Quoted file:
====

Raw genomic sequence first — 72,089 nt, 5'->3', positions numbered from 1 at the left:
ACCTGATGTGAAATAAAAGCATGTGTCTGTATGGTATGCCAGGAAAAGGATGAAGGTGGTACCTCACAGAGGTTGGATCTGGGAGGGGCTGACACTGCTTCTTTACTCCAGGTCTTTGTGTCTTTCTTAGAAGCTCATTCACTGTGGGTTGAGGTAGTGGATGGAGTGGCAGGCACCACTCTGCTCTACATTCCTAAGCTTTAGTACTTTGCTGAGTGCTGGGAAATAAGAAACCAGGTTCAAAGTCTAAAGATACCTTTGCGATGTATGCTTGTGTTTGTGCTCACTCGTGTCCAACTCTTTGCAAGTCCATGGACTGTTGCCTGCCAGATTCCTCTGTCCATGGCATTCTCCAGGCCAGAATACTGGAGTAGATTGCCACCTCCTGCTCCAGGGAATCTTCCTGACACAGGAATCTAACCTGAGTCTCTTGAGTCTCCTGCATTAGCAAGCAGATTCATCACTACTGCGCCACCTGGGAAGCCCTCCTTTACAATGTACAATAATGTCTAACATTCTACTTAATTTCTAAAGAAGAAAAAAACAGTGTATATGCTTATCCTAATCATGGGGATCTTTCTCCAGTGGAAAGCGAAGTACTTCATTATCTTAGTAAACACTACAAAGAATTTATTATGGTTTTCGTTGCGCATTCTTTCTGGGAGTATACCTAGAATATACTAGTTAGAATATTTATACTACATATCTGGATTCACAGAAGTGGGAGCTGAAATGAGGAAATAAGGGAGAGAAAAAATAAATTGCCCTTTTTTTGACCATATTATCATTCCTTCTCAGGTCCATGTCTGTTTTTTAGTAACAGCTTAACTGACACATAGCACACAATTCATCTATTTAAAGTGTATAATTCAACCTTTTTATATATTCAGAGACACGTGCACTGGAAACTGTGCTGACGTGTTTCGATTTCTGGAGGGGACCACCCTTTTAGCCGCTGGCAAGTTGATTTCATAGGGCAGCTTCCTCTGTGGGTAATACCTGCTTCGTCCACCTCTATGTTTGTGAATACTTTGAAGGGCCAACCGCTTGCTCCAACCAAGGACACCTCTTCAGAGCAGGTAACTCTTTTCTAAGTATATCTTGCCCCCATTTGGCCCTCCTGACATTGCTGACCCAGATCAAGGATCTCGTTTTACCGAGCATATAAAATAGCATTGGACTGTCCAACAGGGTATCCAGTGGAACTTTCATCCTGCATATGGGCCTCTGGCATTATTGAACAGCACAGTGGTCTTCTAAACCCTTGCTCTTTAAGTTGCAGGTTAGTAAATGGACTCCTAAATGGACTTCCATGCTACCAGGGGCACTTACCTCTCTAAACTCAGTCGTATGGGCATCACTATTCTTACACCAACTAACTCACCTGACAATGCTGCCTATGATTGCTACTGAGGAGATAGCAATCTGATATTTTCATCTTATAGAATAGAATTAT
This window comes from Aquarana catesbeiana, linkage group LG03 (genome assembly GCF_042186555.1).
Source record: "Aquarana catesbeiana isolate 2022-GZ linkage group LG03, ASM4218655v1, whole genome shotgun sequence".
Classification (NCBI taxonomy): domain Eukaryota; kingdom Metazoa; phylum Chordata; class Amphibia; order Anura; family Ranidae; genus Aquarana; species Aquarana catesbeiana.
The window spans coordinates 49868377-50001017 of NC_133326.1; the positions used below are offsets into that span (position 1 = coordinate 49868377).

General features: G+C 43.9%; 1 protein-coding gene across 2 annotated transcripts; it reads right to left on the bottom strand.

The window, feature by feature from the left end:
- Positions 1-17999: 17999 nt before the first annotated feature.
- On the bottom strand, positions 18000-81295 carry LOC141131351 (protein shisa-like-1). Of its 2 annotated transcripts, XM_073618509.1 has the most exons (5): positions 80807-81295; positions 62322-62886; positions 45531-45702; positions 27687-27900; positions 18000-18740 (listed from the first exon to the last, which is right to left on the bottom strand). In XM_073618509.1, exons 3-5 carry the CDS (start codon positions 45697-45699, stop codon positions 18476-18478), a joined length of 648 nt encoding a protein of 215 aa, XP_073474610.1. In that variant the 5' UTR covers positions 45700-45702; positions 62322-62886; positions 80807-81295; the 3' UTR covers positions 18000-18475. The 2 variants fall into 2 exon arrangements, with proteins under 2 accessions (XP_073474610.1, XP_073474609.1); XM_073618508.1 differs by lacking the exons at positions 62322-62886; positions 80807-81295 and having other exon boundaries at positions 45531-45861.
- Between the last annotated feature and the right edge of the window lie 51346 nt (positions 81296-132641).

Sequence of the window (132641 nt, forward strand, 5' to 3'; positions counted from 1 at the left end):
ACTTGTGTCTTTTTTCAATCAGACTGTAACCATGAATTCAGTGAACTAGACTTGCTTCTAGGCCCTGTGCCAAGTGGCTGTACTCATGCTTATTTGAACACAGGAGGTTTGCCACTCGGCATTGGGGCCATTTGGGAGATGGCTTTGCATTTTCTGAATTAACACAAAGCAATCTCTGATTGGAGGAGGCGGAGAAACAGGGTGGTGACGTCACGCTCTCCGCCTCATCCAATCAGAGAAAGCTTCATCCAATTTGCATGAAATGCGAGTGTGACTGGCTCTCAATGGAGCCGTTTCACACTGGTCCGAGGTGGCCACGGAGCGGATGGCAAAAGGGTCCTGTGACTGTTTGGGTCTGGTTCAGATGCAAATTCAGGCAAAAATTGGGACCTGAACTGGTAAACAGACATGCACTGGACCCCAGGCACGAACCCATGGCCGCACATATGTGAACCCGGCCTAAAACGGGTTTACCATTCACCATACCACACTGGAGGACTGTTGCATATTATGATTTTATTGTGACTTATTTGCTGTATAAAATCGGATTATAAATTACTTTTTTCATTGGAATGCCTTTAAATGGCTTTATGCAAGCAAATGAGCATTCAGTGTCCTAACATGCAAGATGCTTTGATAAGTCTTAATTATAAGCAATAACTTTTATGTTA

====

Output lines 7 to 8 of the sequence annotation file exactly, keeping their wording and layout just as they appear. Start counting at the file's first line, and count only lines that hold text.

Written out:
General features: G+C 43.9%; 1 protein-coding gene across 2 annotated transcripts; it reads right to left on the bottom strand.

The window, feature by feature from the left end: